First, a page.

People have been exaggerating Brazil's flair for a long time. Brazil has always owed its success as much to dogged defense as to samba soccer. Except for Ronaldo's inexplicable funk, I don't see much wrong with how Brazil has ground out their advancement. I do think it sets up some very exciting confrontations down the line against other teams that have proven just as deep, but younger and more dynamic. I personally expect the champion to be one of:
I thought long and hard about excluding Germany from that list. Their home field advantage will be very important, but I think they're just way too vulnerable in the middle of defense.
I should note, however, that Holland and Argentina both had their midfield thoroughly outplayed by a lesser rated Ivorean side, and I think they're very vulnerable. A team with a strong midfield and a disciplined back line could really expose the two present darlings of the tournament.
Tunisia deserved their misfortune against Spain. When will teams learn that retreating into the bunker after scoring an early goal almost never works? Didn't help that their goalkeeper had real trouble figuring out where on the pitch he was.
Togo on the other hand, deserved much better from their energetic play, and if they'd been awarded the penalty they deserved it would have been a different story completely.
The sight of the giant Korean flag being waved back and forth in unison during their national anthem was quite impressive. I think Koreans are still proving, away from home, that they are going to give Brazilians a run for best fans in the world. Les bleues don't seem to have an answer for any team that brings them a fight. Henry poached one and squandered two, but if it's all to be on his back, then the French might as well plan Zizou's retirement party for this coming weekend. Where was Wiltord, or any of the talented midfield to lend firepower against the pugnacious Koreans? Wiltord, Mr. trois-fois-champion-parmi-les-cinq-fois-champions (Arsenal+Lyon+Lyon) was a bit of a let-down alongside his old running mate Henry. And Vieira was looking as befuddled as he did coming back to Highbury to face his old club in the Champion's League.
Japan/Croatia was more competitive than I'd expected. The Japanese players seemed to have serious problems with their touch, which surprises me for such a disciplined team. Nagasawa has the miss of the tournament so far, although a minute later Klasnić scuffed a shot in a situation he would have taken full advantage of wearing a Werder Bremen strip. Every time Kranjčar woke from a narcoleptic fit, he'd own the midfield for a spell, and then promptly go back to sleep again. Maybe ten minutes from playing the penalty-saving hero, Kawaguchi almost offered the World Cup its very own Enckelman moment. Peter Enckelman was an Aston Villa goalkeeper, who was always known for the occasional gaffe, but surpassed himself when a teammate threw a ball in to him, and he let it roll under his foot into the net. Worse yet, the game was the Birmingham derby, one of the most bitter rivalries in England. Birmingham City fans were in such a raucous state at their arch-rival's misfortune that one of them jumped onto the field to taunt the hapless Enckelman up close. Not the EPL's finest hour. I found footage of the gaffe on YouTube. In Kawaguchi's case the ball jumped over his foot, assisted by a divot, but luckily rolled wide of the net.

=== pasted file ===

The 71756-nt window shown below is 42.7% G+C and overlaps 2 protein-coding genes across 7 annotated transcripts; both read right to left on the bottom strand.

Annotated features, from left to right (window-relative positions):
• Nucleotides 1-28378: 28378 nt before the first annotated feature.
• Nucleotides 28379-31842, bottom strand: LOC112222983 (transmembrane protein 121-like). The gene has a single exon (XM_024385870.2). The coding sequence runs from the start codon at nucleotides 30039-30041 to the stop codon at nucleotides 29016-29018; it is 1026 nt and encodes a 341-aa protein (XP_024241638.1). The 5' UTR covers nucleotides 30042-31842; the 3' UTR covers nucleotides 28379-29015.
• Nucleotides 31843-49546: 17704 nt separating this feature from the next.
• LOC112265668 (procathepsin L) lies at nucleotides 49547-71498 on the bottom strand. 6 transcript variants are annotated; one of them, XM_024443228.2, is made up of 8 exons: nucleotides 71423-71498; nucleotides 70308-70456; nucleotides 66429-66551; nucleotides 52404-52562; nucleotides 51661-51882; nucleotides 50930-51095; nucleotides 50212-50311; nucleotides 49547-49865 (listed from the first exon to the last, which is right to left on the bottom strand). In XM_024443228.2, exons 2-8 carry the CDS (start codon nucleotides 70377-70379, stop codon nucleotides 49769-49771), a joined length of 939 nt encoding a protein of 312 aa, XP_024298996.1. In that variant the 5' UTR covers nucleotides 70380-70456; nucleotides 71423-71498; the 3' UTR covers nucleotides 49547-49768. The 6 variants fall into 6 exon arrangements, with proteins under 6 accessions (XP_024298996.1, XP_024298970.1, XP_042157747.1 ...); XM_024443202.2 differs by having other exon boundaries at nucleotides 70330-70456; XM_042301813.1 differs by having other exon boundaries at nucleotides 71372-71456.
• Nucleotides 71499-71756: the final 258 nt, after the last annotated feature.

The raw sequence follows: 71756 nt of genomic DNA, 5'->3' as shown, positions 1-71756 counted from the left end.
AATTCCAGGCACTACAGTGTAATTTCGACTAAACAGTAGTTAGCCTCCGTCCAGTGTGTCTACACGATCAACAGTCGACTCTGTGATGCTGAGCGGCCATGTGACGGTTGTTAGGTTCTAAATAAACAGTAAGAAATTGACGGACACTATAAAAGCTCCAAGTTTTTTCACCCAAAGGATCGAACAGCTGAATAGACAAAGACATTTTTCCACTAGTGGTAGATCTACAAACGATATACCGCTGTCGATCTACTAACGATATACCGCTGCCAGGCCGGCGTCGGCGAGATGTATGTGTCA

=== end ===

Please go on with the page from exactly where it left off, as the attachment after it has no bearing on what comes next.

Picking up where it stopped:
It was good to see the U.S. show some spirit against Italy. Concerning one bit of controversy, both of Pope's yellow cards were deserved. The first one was a professional foul against Gilardino just before the first Italian goal. Pope was the last defender, and it's a lucky thing the referee saw that the Italian route-one pass did not present a clear goal-scoring opportunity, so he didn't get a red. It was fun to hear the U.S. crowd contingent yelling clear as day "Bullshit! Bullshit! Bullshit!" As a Copia commenter mentioned, ESPN has been doing a better job of mixing the Atmosphere into the audio.
On Gilardino's goal, Pope pulled up waving for a taxi while Gilardino waltzed to goal. It seems a defender at this level does not know better than to follow his mark into the six unless he hears a whistle? Preposterous! Pope has been nothing but a liability in this tournament. Onyewu hasn't played well, either, but he's just a pup. The very experienced Pope has no excuse.
The red card for de Rossi' was richly deserved. He did not need to swing his arm as he did in order to gain leverage for the jump. It was a violent act. Mastroeni's red, however, seemed to be a case of the referee trying to even things up. He did lunge with two sets of studs into Pirlo's ankle, and I would normally expect the harsh punishment, but such dangerous two-footed tackles have been flying all over in this tournament without such sanction (the referees choose instead to bandy cards for mild shoulder charges). The inconsistency is maddening. On Eddie Pope's second yellow card, however, the announcers seemed more eager to castigate the referee than to admit that Pope invited the card. A defender already carrying a yellow card, should know better than to slide into the back his opponent. Could the referee have called him aside for a warning? Sure. It would have been a reasonable thing for him to do. There is no doubt, however, that unlike in the Mastroeni case, it was perfectly consistent for the ref to give Pope his marching orders. Just ask Avery John.